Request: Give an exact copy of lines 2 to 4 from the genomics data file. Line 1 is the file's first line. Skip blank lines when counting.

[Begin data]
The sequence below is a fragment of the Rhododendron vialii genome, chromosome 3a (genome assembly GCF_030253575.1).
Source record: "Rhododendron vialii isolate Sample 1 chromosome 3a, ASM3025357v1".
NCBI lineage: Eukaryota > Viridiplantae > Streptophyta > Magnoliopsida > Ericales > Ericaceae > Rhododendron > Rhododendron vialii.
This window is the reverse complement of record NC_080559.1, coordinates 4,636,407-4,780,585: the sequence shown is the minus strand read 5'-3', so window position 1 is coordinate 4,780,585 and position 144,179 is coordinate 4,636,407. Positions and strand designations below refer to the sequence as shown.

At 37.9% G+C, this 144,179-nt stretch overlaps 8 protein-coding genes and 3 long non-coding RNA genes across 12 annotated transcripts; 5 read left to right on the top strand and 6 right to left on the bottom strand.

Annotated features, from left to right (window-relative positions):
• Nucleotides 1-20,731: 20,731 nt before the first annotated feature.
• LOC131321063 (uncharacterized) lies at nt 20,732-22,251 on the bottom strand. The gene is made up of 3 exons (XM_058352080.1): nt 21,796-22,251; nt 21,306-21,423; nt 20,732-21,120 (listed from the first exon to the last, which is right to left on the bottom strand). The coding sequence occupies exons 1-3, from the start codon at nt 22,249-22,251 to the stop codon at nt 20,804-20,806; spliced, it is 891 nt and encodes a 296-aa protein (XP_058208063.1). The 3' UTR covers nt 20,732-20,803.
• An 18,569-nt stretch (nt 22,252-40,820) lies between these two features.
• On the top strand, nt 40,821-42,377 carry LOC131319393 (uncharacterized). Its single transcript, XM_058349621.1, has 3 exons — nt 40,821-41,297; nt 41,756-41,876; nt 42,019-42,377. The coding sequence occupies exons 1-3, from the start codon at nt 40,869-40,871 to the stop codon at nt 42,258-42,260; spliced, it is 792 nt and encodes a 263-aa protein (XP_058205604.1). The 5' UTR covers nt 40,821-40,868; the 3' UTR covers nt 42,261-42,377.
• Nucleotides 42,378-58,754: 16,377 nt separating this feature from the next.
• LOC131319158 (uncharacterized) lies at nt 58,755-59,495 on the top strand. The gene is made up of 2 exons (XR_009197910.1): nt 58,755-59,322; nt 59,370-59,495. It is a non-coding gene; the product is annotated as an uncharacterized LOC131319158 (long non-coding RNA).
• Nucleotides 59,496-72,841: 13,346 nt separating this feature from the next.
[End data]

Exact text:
Source record: "Rhododendron vialii isolate Sample 1 chromosome 3a, ASM3025357v1".
NCBI lineage: Eukaryota > Viridiplantae > Streptophyta > Magnoliopsida > Ericales > Ericaceae > Rhododendron > Rhododendron vialii.
This window is the reverse complement of record NC_080559.1, coordinates 4,636,407-4,780,585: the sequence shown is the minus strand read 5'-3', so window position 1 is coordinate 4,780,585 and position 144,179 is coordinate 4,636,407. Positions and strand designations below refer to the sequence as shown.